The Office for Civil Rights (OCR) published the final rule for changes to the Health Information Portability and Accountability Act (HIPPA) of 1996 in accordance with the Health Information Technology Economic Clinical Health Act (HITECH). It is a very extensive and in this blog we will just touch on a few of the amendments that will affect health care providers.
Business Associates –
Providers are required to establish business associate agreements with any contractors that transmit, receive, or maintais protected health information (PHI) on behalf of the provider or covered entity under HIPAA. One of the changes in the final rule is that it makes the business associates liable for violations to the HIPAA provisions. The final rule also clarified that providers don’t need to establish agreements with the contractors of a business associate. The business associate, with whom the provider has an agreement, is responsible to ensure its contractors have the appropriate agreements and protections in place for privacy and security.
Non-Compliance Penalties Increased –
Under the HITECH act, there are tiered penalty amounts for HIPAA violations. The minimum fines are range from $100 and $50,000 per violation. The amounts will cap at $1.5 million for all violations during the same calendar year. The four tiers are as follows, listing from the lowest violation to the highest. 1. Did not know – meaning by exercising reasonable diligence, associates and providers wouldn’t have known of the violation. 2. Reasonable cause – violations due to reasonable cause and not willful neglect. 3. Willful neglect (timely corrected) – violation due to willful neglect and was corrected within 30 days of when business associate or provider knew or should have known. 4. Willful neglect (not timely corrected) – violation due to willful neglect and was not corrected within 30 days of when business associate or provider knew or should have known. Below is also a chart of the tiered violations and penalties.
Violation Category Penalty Per Violation Violations Identical In Calendar Year
Did not know Between $100 & $50,000 $1.5 Million
Reasonable Cause Between $1,000 & $50,000 $1.5 Million
Willful Neglect (corrected) Between $10,000 & $50,000 $1.5 Million
Willful Neglect (not corrected) $50,000 $1.5 Million
Notice of Privacy Practices –
Provders need to be aware of the requirements for their Notice of Privacy Practices (NPP) that will need revision and how they should be provided to patients. One of the key revisions to NPP should be a statement informing patients they have the right to be notified of a breach of unsecured PHI. Providers are not required to re-issue hard copies of NPP to patients, but providers need to post the revised NPP in a clear location and have new copies of the NPP available at patient request. Providers are allowed to post a summary of the revised NPP as long as a full version of the NPP is available (reception desk, table, etc.) for patients to acquire without adding additional burden. It is not appropriate for a patient to have to ask for copies of a full NPP.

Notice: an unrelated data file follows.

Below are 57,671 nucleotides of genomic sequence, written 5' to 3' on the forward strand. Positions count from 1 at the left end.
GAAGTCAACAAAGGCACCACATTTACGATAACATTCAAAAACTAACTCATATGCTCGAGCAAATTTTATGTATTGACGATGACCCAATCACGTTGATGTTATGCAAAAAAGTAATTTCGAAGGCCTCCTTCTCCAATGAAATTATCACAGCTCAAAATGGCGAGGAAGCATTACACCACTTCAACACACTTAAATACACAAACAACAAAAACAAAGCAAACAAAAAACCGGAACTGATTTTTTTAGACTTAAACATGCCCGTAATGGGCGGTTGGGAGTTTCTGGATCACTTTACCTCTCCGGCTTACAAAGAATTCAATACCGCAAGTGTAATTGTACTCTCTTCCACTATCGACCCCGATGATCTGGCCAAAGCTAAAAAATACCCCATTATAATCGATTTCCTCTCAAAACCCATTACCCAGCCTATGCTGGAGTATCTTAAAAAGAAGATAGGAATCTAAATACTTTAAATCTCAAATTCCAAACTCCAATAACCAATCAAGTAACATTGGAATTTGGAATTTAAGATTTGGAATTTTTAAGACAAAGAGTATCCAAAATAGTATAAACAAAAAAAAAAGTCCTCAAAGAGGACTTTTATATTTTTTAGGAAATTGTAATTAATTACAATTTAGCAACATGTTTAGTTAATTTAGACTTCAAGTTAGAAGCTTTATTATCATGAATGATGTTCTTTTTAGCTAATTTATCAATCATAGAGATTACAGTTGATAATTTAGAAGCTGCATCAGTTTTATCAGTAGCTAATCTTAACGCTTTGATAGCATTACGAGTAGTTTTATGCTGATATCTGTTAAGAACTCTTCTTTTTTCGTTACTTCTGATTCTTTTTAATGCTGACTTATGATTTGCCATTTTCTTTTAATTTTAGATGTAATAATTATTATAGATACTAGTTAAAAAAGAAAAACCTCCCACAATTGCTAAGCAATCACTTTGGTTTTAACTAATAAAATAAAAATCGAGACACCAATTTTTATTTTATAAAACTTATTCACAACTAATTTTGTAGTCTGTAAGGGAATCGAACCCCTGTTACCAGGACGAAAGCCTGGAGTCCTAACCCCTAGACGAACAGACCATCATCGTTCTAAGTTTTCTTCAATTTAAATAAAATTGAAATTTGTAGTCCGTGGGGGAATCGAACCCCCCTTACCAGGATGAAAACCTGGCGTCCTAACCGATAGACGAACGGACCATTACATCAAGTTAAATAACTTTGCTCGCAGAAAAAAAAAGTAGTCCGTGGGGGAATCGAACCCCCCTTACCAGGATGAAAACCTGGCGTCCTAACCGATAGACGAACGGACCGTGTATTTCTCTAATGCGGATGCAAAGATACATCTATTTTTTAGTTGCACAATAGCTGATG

Use and Disclosure Restrictions –
The final rule also includes restrictions on providers in regards to use and disclosure of PHI. Previous HIPAA regulations did not require providers to comply with a patient’s request on restrictions when disclosing information. There is now an exception that providers are required to agree to under certain curcumstances. The provider must agree if:
- the disclosure is for payment or health care operations
- disclosure is not required by law
- PHI relates only to a health care item of service for which the provider has been paid in full (cash pay)
Medicare beneficiaries also have the right to refuse a provider to submit a billing to Medicare. In these cases, a provider is not required to submit a claim to Medicare for the covered service. What can be collected from the Medicare patient is still limited, as it always is.
It is recommended that in a situation where a patient restricts the provider from submitting claims for payment, that the provider request payment in full from the patient prior to providing services.
Breach notification –
A lot of the focus on the final rule was the requirement to notify patients if their PHI had been breached following an assessment that the breach would cause harm to the patient. The final rule also changed the definition of “breach” to clarify that an impermissible use or disclosure of PHI is presumed to be a breach unless the provider or business associate indicates a low probability that PHI has been compromised, thus replacing the “harm standard” with “low probability”. Providers are encouraged to assess compliance plans and include risk assessment to be undertaken by providers, covered entities, and business associates prior to detirmining whether a breach requires notification to the patient or other entities (HHS, media, etc.).
Other information and sources regarding the final rule can be accessed at http://www.hhs.gov/ocr/privacy/hipaa/administrative/securityrule/
Providers are encouraged to seek legal counsel regarding compliance with applicable laws and HIPAA.